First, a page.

In 1990, turtles became a hit pet following the release of the Teenage Mutant Ninja Turtle film. Households up and down Britain rushed to buy tiny terrapin versions of their favourite action heroes. There was a problem however, the turtles weren't to remain teenagers forever.
The Gangs Of The Barbican Conservatory
Starting off no bigger than a 50 pence piece, Britain's pet terrapins grew 1-2cm a year to eventually reach the size of the bottom of a bucket. And that wasn't all, owners soon discovered their grown-up toys to be smelly, disease-ridden and not at all that friendly. Turtles were released into the wild in droves, and a favourite place to set them free was Hampstead Heath.
Ill-prepared for these foreign imports, the local wildlife was decimated. By 2007, up to 150 'Terrorpins' were snapping and clawing their way to dominance over the Heath's many ponds.
Local conservationists were quick to react, setting up cages to capture this invading force. This still left the issue of what to do with them once they were caught however. Culling would anger animal rights activists and was almost as expensive as exporting them to a sanctuary in Tuscany. There had to be another way.
Enter Barbican Conservatory.
The History Of The Barbican Conservatory
Since before it even opened, in 1982, London's sprawling concrete zuggurat, the Barbican Centre, was attracting the wrong kind of attention. It was big and ugly, people said, and one of its worst parts was its fly tower.
As a result, a glass conservatory was erected around the structure, a place where plants and wildlife could thrive, adding a bit of natural beauty to the concrete beneath.
The Barbican Conservatory has since grown into one of London's largest conservatories, second only to Kew Gardens' Princess of Wales Conservatory. It houses over 2000 different plants and trees, pools full of colourful koi and (you guessed it) a reformed gang of terrapins. Many of Hampstead Heath's former terrorisers have found a new home there and now form part of the urban rainforest's appeal.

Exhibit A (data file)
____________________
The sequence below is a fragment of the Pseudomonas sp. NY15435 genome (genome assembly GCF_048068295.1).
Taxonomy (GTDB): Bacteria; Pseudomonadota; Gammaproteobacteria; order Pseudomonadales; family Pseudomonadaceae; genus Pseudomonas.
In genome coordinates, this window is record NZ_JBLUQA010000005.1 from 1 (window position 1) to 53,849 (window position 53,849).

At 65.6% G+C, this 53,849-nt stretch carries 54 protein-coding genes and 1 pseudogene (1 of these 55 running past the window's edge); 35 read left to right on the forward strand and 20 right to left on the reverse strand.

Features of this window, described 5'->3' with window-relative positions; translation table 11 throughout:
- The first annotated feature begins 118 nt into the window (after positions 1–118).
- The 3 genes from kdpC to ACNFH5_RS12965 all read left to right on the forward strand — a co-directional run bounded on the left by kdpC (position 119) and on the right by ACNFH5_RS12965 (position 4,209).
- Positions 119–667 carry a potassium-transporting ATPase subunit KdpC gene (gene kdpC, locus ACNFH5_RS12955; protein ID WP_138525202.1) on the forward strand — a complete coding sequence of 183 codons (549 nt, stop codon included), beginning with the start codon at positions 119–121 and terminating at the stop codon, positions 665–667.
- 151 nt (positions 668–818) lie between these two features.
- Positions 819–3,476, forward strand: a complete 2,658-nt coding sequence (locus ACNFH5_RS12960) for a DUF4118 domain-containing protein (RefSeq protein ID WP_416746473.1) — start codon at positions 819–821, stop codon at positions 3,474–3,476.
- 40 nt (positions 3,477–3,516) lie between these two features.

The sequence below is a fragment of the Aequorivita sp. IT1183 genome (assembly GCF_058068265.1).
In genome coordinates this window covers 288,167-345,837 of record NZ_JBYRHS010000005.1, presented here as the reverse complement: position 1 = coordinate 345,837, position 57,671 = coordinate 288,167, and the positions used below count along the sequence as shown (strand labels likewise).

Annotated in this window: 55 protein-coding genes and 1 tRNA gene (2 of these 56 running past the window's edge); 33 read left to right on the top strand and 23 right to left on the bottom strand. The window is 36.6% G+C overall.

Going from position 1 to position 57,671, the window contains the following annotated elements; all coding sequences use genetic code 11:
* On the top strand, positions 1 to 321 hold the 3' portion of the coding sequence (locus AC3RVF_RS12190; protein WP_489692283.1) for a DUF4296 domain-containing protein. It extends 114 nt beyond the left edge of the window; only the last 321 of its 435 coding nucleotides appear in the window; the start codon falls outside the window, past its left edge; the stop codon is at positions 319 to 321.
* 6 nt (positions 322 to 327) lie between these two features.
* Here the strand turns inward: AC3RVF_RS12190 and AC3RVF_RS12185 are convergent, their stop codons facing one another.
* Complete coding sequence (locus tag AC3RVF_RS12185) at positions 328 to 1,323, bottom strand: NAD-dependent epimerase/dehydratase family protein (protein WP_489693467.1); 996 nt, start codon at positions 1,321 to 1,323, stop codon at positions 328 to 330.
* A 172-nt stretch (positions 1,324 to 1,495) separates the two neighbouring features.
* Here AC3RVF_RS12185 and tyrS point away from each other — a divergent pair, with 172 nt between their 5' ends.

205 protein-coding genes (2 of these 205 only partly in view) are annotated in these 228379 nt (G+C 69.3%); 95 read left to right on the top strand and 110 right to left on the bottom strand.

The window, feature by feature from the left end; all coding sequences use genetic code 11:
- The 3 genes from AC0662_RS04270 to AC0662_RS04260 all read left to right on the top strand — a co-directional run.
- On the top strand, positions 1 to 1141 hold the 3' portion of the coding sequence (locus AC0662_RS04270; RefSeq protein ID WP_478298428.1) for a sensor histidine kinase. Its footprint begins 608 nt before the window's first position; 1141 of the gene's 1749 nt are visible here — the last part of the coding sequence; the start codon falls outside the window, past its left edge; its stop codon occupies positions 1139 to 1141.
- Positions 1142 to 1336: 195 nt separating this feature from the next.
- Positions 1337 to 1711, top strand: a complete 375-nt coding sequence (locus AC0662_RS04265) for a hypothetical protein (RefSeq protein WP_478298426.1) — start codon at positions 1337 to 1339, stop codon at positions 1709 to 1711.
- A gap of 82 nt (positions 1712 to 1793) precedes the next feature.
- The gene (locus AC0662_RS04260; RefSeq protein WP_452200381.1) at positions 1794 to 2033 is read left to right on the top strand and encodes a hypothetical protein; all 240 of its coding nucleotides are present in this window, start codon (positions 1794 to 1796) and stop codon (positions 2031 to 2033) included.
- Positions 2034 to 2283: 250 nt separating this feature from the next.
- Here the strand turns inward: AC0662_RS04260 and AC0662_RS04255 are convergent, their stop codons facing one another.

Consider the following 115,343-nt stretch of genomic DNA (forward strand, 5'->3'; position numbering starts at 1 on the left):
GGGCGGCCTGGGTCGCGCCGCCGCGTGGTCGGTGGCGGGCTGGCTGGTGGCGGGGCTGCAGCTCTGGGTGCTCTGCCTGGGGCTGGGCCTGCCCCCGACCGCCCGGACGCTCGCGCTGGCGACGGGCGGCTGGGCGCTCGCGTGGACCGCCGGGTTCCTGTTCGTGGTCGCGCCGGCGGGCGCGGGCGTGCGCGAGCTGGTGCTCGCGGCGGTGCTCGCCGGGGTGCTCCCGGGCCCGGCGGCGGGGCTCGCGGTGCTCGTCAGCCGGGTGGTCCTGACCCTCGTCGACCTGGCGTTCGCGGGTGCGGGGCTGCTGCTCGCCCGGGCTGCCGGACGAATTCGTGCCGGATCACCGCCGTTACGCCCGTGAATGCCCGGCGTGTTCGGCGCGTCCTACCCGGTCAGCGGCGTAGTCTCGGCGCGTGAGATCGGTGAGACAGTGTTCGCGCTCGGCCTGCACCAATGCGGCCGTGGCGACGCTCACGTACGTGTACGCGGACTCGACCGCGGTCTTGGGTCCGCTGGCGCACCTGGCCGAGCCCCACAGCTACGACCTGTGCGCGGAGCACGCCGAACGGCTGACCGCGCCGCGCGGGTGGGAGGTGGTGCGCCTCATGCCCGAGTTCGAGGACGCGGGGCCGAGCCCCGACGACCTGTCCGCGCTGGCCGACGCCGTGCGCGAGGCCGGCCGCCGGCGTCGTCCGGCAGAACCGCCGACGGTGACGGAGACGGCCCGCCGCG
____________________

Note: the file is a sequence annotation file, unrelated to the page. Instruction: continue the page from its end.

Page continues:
Unfortuantely, much like the Walkie Talkie building's Sky Garden, the conservatory has done little to repair the Barbican's reputation as a whole. It remains a love it or hate it structure, having both been voted the ugliest building in London and a site of special architectural interest.
Visiting The Barbican Conservatory
The conservatory is free to visit but you need to book a slot in advance. It is open on select days of the week from 12pm onwards (see the centre's website for more details).
Guided tours are available for those wanting to learn more about some of the many plant species found there.
The conservatory is also available for corporate events and weddings, where its plants can be seen lit up in technicolour glory.
Interested in finding more places like this? Try one of our Treasure Hunts in London - untangle cryptic clues as a team, as you are taken on a journey to the most unique, unusual and bizarre corners of London.
Or read more about London's strange and fascinating gardens in our posts on Highgate Cemetery, Mount Street Gardens, Brown Hart Gardens and Chelsea Physic Garden.